Organic wastes disappear with TERAX™

Mounting piles of municipal biosolids cause headaches for local authorities and resource managers the world over. For those who wish it would all disappear, Scion has developed a technology that could help it do just that.

A hydrothermal deconstruction process being tested in Rotorua offers a new approach to waste management. The environmental technology, known as TERAXTM , “cooks” sewage biosolids and breaks them down into smaller and simpler organic compounds. Strictly speaking the waste does not disappear, rather it is transformed. The process takes a pile of waste and turns it into useful industrial chemicals, energy or fertiliser products.

Scion and Rotorua District Council (RDC) have constructed a 200 litre/hour pilot plant at Rotorua’s Wastewater Treatment Plant to test the TERAXTM process as a potential solution to the district’s waste disposal problem. RDC Works Manager Peter Dine says early results from the pilot plant are exciting.

“There is a lot of interest in the process because we can now demonstrate that it actually works. The engineering challenges have been substantial as a whole lot of separate components need to work together, but we can see that it will do what was expected,” he explains.

Since the official opening of the hydrothermal oxidation plant in May 2011, the facility has been expanded to include an anaerobic fermentation plant to allow complete testing of the hydrothermal deconstruction process.

Scion’s General Manager Sustainable Design, Dr Trevor Stuthridge says the anaerobic fermentation plant uses bacterial cultures to pre-treat the organic waste and significantly decrease the volume of material that enters hydrothermal oxidation. The second step in the process uses high pressure and temperature with oxygen to break down the waste material and derive useful compounds from it.

“The greatest advancements have been in the recovery of valuable chemicals from the process, giving us the ability to change the economics of waste disposal by generating value from these biological wastes,” he explains.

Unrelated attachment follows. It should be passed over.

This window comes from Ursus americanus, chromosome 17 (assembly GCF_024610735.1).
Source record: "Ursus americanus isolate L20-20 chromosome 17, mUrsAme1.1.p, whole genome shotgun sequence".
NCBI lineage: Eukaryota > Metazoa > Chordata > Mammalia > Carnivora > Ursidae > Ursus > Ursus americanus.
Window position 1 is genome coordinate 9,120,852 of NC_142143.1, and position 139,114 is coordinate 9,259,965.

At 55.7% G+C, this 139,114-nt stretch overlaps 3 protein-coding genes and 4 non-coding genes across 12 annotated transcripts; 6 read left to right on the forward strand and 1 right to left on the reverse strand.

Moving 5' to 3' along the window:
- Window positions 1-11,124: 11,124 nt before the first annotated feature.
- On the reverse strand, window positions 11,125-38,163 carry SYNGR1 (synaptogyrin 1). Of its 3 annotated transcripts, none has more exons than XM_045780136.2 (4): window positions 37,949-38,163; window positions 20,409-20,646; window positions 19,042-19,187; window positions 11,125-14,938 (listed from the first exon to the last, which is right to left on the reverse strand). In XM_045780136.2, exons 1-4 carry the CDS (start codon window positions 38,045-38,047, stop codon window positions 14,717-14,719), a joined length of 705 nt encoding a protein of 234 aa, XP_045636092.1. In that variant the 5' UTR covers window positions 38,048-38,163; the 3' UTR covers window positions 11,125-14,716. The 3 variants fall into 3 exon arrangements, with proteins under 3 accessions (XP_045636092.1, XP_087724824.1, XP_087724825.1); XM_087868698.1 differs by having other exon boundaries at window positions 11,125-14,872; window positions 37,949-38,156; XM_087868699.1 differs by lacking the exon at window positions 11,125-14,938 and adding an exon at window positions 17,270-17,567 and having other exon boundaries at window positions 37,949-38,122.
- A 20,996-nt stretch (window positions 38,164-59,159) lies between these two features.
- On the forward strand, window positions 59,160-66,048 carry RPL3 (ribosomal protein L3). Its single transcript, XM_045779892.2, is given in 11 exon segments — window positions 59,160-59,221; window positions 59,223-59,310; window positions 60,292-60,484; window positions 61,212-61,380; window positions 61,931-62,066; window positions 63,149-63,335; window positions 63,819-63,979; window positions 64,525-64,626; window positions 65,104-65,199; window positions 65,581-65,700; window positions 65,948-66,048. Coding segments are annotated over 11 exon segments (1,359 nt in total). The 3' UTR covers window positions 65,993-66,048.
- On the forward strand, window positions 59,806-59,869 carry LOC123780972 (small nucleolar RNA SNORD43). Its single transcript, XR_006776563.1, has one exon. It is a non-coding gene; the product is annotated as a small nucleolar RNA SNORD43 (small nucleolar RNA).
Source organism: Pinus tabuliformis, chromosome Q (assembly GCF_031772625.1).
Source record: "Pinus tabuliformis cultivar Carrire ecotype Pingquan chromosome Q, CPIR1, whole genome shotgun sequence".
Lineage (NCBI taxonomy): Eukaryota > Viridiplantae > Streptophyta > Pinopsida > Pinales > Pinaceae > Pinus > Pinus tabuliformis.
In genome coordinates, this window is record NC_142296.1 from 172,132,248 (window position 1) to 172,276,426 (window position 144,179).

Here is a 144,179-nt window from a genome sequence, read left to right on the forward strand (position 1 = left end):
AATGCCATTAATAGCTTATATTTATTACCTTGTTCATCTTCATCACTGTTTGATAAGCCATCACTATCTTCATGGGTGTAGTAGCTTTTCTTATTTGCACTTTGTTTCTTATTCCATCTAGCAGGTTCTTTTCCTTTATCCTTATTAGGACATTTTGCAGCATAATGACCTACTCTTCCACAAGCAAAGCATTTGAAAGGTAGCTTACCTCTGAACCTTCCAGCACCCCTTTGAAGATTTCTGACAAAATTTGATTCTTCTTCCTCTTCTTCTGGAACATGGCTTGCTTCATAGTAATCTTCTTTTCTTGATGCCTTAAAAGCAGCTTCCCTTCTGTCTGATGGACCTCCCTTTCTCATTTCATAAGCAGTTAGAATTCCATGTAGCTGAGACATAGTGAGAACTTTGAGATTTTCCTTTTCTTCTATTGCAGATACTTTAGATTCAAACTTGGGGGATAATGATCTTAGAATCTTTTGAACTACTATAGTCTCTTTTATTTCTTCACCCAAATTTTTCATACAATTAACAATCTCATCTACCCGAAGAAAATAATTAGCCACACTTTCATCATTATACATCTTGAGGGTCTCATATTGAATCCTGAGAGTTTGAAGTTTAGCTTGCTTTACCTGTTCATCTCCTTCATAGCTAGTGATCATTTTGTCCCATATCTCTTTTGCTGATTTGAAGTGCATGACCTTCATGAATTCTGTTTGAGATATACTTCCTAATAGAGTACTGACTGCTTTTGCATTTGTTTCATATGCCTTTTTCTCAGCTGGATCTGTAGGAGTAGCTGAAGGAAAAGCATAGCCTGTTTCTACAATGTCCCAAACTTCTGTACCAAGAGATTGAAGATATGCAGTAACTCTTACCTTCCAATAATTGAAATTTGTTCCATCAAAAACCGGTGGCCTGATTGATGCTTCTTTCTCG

To put the nuts and bolts on these science ideas, Scion and RDC worked closely with Longveld Engineering in Hamilton, and Rotorua-based consulting engineers Allan Estcourt Ltd. Trevor says the technical hurdles have been both challenging and interesting as the pilot plant provides a good opportunity for trouble-shooting issues that were not evident at laboratory scale.

Once the plant is fully operational and testing is complete, the next step is to design a commercial plant capable of handling all biosolids from Rotorua’s Wastewater Treatment Plant. That’s where it’s hoped the investment in research and development will pay off.

RDC Chief Executive Peter Guerin says a full-scale plant in Rotorua could initially remove thousands of tonnes of biosolid waste going to landfill per year, if successful.

“Applied to all of Rotorua’s organic wastes, it could ultimately achieve net benefits (cost reduction and value creation) of around $4 million per year for the council and community,” he says.

Research shows the same technology could be used for managing organic wastes from food and industrial processors, such as pulp and paper, agriculture, dairy, meat and fruit processing. With 1.8 million tonnes of organic waste discarded each year in New Zealand, TERAXTM could transform it into a valuable resource – not magically, but scientifically.